If you’ve tried the instant version, it’s high time to learn how to make ramen noodles from scratch! Nothing beats fresh handmade noodles and the rich flavors of the broth made on-site.
Learn how to make these distinct dark-colored noodles from scratch using buckwheat flour in our classes in Tokyo, and in Osaka! Like the ramen noodle-making class, you’ll be able to taste your delicious creation after the workshop and appreciate the unique taste of Japanese soba.
Cooking Experience with Local Chef Tokyo
There is nothing that can compare to learning about local cuisine other than learning the recipes and techniques from an expert, award-winning, five-star rated chef with 40 years of experience with Japanese cuisine. During this class, students will be able to learn about basic cooking skills, a few tips and tricks to making cooking easier, and creating the most beautiful and appetizing meals.
Cooking Experience with Visit to a Local Gourmet Grocery Tokyo
If you’re more into gourmet Japanese cuisine, this class is for you. You can learn all about why and how Tokyo became known as the culinary capital of Japan and go shopping with an experienced cook at a local gourmet grocery. The instructor will explain Japanese customs and culture relevant to the traditional cooking experience.
09:00 ~ 18:30
We are open from 9 AM and close at 7 PM. Last appointments or walk-ins are accepted up until 6:30 PM. We highly recommend making a reservation online to avoid waiting or being asked to come back at a later date.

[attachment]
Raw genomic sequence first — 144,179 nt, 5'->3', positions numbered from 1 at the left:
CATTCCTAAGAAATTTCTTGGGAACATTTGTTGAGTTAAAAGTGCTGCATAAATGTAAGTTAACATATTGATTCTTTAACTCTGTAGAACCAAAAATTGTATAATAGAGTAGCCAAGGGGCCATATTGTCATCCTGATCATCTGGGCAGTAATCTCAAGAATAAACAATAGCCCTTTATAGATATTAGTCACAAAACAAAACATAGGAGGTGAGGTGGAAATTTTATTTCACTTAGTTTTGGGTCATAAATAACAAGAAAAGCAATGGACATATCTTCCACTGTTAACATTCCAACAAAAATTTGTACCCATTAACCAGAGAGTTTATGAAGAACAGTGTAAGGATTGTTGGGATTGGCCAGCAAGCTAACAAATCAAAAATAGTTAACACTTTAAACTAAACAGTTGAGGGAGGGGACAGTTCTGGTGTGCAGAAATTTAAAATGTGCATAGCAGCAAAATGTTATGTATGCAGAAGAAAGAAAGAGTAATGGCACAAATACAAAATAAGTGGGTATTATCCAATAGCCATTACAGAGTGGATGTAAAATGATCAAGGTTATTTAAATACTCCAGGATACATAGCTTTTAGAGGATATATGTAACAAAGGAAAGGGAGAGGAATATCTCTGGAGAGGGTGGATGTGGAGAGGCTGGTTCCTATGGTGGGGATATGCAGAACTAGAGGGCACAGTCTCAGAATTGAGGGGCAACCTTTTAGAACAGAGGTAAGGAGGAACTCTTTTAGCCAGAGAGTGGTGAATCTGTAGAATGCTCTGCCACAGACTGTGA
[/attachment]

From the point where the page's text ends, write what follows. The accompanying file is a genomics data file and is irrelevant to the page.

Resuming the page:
〒160-0021 Tokyo, Shinjuku City, Kabukicho, 2 Chome−19−15
We are located near the Inarikiou Jinja. Our location is about a 3-minute walk from the Higashi Shinjuku Subway Station. Please make sure to take exit A1. You can also directly walk to our place from the JR Shinjuku Station, please take the main exit.
Things to do in Shinjuku
- Shinjuku Gyoen
- Tokyo Metropolitan Government Building
- Hanazono Jinja
- Meiji Jingu
- Shibuya Crossing
Japanese Tea Ceremonies in Tokyo, Kyoto, Osaka
Our Kimono and Tea Ceremony is the most popular package in Tokyo but we also have other packages and tours here, in Kyoto, and in Osaka. Maikoya offers one of the best tea ceremony and kimono experiences in Japan, being a beloved destination for cultural explorations for tourists and foreigners.
Besides Japanese tea ceremonies, Maikoya also offers a number of workshops and classes in Tokyo such as Wagashi Cooking Classes, and Tsukiji Market Food Walk Tour. Our tea ceremonies are also available online with our Online Tea Ceremony. If you are an aspiring tea host or student of the tea ceremony, we offer an Online 10-Week Course for beginners and students of all levels.
There are a number of other teahouses and tea rooms in Tokyo as well, such as HiSUi Tokyo, Muan Tea House, Chazen, and Shizu-kokoro Chado School.